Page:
A couple weeks ago we had quite a bit of rain and that brought down a lot of the maple leaves. Squirrels have been busy burying the fallen acorns all over the place.
Another sign that we’re now into Autumn are the blooming purple asters that can be seen along the county roads.
Perennially beautiful asters beside a Pennsylvania road. Photos taken 24SEP08.
Blooms of the New England Aster, Aster novae-angliae, are deeper purple than most asters. I look forward to seeing this three-feet tall bunch of asters each Fall as they are a very rich, dark purple. The photos don’t do the actual color any justice, but that’s what I get for taking pictures in bright sunshine.
Some of these roadside asters are light purple, almost to a white, while the flowers of New England Aster are a deep purple.
Light purple asters with sunny yellow disk flowers.
The golden yellow centers of these beautiful flowers contrast nicely with the colorful ray flowers. There may be 50 to 100 rays in one flower head – other aster species have fewer ray flowers. Once the flower has been open for a time and after the pollen-collectors have visited, the disk flowers change from a yellow to a reddish-brown color.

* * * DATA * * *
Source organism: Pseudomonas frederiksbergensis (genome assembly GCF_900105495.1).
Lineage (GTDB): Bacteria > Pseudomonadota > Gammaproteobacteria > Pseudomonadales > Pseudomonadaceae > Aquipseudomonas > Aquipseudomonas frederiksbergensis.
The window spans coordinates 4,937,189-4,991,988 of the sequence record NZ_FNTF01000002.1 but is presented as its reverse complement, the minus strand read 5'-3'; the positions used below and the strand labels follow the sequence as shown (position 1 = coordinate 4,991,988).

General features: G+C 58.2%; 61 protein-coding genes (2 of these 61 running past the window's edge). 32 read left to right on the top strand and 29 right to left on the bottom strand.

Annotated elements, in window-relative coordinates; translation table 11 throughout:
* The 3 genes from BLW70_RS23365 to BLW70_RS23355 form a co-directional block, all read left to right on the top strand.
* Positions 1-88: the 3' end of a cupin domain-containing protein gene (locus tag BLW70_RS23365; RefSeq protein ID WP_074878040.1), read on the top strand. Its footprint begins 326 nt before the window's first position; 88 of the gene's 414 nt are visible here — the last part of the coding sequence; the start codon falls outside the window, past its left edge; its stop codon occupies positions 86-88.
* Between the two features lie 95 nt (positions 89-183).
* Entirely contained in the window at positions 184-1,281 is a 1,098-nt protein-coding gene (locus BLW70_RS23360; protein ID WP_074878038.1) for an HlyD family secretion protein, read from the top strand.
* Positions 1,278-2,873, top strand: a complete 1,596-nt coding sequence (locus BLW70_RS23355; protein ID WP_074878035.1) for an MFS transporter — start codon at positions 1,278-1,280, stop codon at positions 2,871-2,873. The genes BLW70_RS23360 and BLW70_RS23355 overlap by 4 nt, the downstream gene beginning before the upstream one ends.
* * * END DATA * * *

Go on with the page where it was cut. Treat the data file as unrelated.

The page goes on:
Bees were happily collecting pollen from the aster blooms.
Blooming of the asters takes place over a couple weeks so you’ll see some golden and some brown disk flowers, some blossoms drying up, and still others that are getting ready to open.
Purple asters in various stages of blooming.
Foliage of the New England Aster consists of short, lance-shaped, toothless, clasping leaves that alternate up the hairy stem. The leaves are placed on the tall stems rather thickly. Lower leaves dry out and turn brown while the aster is still blooming. Other aster species can be differentiated from the New England Aster by the shape and placement of their leaves.
Lance-shaped leaves of the New England Aster.
Sunny aster bouquet. Have a lovely day and stop to see the posies!